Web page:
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Broody Hens and the Meaning of Life

May 22nd, 2014 · 19 Comments ·

Instead of making excuses for the fact that I have not made the tiniest appearance here at The Tangled Nest for, um, five months, I’m just going to jump right in with this:  Ophelia, one of my beautiful Buff Orpingtons, is broody. She’s been sitting stubbornly in the nest box for days on end and bristles at anyone, human or chicken, who dares to approach her and the eggs beneath her feathered belly–her future, impossible brood of chicks.  (We keep no rooster.  It is one of the most common questions urban people have regarding chickens:  How do you get eggs with no rooster?  Using our own human bodies as an analogy, we  can figure it out quickly enough—you need a rooster to get chicks, not eggs.)


Ophelia is mad and fluffed, as Ethel tries to get a turn in the nest box.

Last week my daughter Claire and I were in a serious, frightening car accident.  Everyone is OK (except my beloved old VW, which is totaled).  But there was a moment when we could see the crash coming and that it was unavoidable— both of us thought we might die.  Just die right there that sunny morning.  We talked later about how, though we were jumpy and shaken (and sore) all day, both of us also felt a strange, grounding calm descend. The world felt filled with love, and extra light and color and beauty.  It still does.

Ophelia herself almost died this winter.  She was brutally attacked by a dog, and I nursed her for three months in a makeshift dining-room corner chicken hospital. For the first month, I was almost certain she wouldn’t survive her injuries.

Delilah was not impressed to have to share the house with Ophelia while she recovered.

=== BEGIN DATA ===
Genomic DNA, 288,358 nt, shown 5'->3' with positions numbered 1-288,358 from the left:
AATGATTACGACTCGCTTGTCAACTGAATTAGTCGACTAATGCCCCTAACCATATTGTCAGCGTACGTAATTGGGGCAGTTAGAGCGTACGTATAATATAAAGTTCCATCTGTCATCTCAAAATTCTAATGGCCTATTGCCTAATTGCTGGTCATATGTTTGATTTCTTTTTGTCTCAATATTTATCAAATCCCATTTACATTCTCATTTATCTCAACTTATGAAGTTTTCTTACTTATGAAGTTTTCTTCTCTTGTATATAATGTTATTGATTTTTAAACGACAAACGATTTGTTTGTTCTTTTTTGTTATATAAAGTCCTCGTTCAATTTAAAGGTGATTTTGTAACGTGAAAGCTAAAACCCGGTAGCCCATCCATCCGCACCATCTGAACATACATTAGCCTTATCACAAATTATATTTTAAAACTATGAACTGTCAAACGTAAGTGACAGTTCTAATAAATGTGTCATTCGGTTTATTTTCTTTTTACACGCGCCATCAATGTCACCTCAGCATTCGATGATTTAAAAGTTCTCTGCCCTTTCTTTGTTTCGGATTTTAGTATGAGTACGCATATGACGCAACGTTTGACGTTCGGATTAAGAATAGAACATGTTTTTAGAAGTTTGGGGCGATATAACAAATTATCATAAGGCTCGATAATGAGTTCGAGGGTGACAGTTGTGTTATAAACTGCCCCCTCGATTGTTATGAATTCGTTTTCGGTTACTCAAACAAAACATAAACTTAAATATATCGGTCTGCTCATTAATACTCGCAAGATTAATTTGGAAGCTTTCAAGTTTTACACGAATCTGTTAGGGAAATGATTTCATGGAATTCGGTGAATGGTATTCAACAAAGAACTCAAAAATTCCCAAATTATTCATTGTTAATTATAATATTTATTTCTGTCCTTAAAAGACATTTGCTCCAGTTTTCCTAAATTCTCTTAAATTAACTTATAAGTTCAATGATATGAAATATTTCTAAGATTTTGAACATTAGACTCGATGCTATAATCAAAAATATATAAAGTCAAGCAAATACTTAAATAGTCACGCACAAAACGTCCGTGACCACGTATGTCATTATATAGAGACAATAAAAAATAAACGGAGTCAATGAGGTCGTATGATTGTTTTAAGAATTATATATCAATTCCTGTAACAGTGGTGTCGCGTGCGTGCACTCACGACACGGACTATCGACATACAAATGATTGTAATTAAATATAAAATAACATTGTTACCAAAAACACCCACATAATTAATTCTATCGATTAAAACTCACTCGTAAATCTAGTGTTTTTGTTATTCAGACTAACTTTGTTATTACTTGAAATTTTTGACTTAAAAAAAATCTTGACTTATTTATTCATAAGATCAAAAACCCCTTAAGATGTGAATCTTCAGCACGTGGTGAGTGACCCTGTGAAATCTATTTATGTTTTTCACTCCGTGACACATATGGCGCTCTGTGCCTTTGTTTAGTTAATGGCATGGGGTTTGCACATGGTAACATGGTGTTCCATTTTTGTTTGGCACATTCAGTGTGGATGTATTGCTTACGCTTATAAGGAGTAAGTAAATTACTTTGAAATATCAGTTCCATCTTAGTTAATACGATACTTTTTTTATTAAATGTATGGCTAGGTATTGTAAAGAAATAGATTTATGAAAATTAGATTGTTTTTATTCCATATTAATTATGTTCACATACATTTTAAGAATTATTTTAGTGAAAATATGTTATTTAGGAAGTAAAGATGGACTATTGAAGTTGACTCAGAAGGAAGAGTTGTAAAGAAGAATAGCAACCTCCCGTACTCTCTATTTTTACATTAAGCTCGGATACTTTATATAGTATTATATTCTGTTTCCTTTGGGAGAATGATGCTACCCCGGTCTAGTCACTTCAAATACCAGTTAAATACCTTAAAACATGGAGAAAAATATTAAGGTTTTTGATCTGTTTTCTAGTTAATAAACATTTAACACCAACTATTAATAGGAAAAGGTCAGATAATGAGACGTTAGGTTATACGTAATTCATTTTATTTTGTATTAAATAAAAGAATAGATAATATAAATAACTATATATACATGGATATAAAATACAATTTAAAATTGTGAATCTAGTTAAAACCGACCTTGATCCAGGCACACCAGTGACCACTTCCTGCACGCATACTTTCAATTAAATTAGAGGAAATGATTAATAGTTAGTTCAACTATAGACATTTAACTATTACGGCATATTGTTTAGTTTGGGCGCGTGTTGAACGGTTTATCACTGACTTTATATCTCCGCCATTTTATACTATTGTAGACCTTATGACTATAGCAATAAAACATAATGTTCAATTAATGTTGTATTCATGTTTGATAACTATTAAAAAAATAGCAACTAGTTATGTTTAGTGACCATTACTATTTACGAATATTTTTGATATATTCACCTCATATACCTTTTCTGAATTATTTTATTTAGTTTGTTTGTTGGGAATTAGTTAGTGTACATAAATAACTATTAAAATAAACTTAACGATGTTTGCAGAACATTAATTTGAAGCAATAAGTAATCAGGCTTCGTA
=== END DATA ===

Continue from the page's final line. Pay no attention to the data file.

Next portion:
Delilah was not impressed to have to share the house with Ophelia while she recovered from a dog attack.

Ophelia’s broodiness is a nuisance.  But after the accident I’m in a funny mood, and here’s what I see:  In Ophelia’s maternal tenacity is an affirmation that the instinct toward life and birth and renewal are powerful and gorgeous and true.  It doesn’t  matter that the eggs aren’t going to hatch.  She’s going to sit there anyway, dammit. Seeing her fluffed and mad as I drag her off the nest inspires me to lift my face to the sun and say YES.

If your hen is broody, make sure you get her off the nest several times a day to eat and drink—they can forget these things, and get really skinny or dehydrated.  Pull her out of the nest and put her in the chicken yard with the other girls and some food scrap treats. Sometimes you’ll actually have to stand her up and get her feet under her and pet her a little to get her out of fluffed-brooding stance.  Bring the water right to her and make sure she drinks. If you can put her out into a bigger yard or garden without access to the nest, she’ll get over her broodiness more quickly.  I’ve heard you can dunk chickens in water as a cure, but I do not do that to my chickens.

Read my Powell’s essay inspired by William McDonough’s “Celebrate Fiercely” quote (and related to the theme of this post) here.


19 Comments so far ↓

  • Kendra

    Thank you. My word of the day is… YES!

  • Carol

    I am so happy that you and your daughter are o.k. from the accident. Thank you for posting this about you and your broody hen. It pulls me back to myself. And what an important place that is to be. Know that what you write is life affirming, whether it be in book form, blog form or on face book. Thank you.